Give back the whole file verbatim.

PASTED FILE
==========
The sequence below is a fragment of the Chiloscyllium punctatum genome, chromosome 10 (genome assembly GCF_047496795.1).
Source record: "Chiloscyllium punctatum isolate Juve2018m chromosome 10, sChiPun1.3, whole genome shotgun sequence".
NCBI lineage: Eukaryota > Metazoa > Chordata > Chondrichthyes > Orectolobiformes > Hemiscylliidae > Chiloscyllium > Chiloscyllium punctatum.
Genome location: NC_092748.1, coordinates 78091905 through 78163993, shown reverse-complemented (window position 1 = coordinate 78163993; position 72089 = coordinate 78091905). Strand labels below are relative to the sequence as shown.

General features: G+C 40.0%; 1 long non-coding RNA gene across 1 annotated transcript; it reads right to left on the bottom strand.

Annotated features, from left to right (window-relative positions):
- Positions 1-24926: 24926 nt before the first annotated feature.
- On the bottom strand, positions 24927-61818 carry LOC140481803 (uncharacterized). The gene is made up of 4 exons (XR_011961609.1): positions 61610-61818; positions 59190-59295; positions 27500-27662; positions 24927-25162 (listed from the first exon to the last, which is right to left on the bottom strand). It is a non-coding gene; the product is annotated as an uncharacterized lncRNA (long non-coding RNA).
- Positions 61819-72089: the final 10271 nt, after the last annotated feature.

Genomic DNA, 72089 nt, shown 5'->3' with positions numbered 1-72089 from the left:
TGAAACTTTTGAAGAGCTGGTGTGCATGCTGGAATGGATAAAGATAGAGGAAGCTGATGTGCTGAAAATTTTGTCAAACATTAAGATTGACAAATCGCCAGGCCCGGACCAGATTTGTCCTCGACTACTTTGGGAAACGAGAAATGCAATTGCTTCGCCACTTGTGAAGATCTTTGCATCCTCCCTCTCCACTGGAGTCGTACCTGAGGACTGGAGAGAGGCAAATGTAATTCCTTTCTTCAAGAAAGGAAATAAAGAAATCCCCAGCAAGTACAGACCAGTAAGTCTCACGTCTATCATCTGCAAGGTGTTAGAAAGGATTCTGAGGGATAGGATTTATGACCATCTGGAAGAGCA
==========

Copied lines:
The sequence below is a fragment of the Chiloscyllium punctatum genome, chromosome 10 (genome assembly GCF_047496795.1).
Source record: "Chiloscyllium punctatum isolate Juve2018m chromosome 10, sChiPun1.3, whole genome shotgun sequence".
NCBI lineage: Eukaryota > Metazoa > Chordata > Chondrichthyes > Orectolobiformes > Hemiscylliidae > Chiloscyllium > Chiloscyllium punctatum.
Genome location: NC_092748.1, coordinates 78091905 through 78163993, shown reverse-complemented (window position 1 = coordinate 78163993; position 72089 = coordinate 78091905). Strand labels below are relative to the sequence as shown.

General features: G+C 40.0%; 1 long non-coding RNA gene across 1 annotated transcript; it reads right to left on the bottom strand.

Annotated features, from left to right (window-relative positions):
- Positions 1-24926: 24926 nt before the first annotated feature.
- On the bottom strand, positions 24927-61818 carry LOC140481803 (uncharacterized). The gene is made up of 4 exons (XR_011961609.1): positions 61610-61818; positions 59190-59295; positions 27500-27662; positions 24927-25162 (listed from the first exon to the last, which is right to left on the bottom strand). It is a non-coding gene; the product is annotated as an uncharacterized lncRNA (long non-coding RNA).
- Positions 61819-72089: the final 10271 nt, after the last annotated feature.

Genomic DNA, 72089 nt, shown 5'->3' with positions numbered 1-72089 from the left:
TGAAACTTTTGAAGAGCTGGTGTGCATGCTGGAATGGATAAAGATAGAGGAAGCTGATGTGCTGAAAATTTTGTCAAACATTAAGATTGACAAATCGCCAGGCCCGGACCAGATTTGTCCTCGACTACTTTGGGAAACGAGAAATGCAATTGCTTCGCCACTTGTGAAGATCTTTGCATCCTCCCTCTCCACTGGAGTCGTACCTGAGGACTGGAGAGAGGCAAATGTAATTCCTTTCTTCAAGAAAGGAAATAAAGAAATCCCCAGCAAGTACAGACCAGTAAGTCTCACGTCTATCATCTGCAAGGTGTTAGAAAGGATTCTGAGGGATAGGATTTATGACCATCTGGAAGAGCA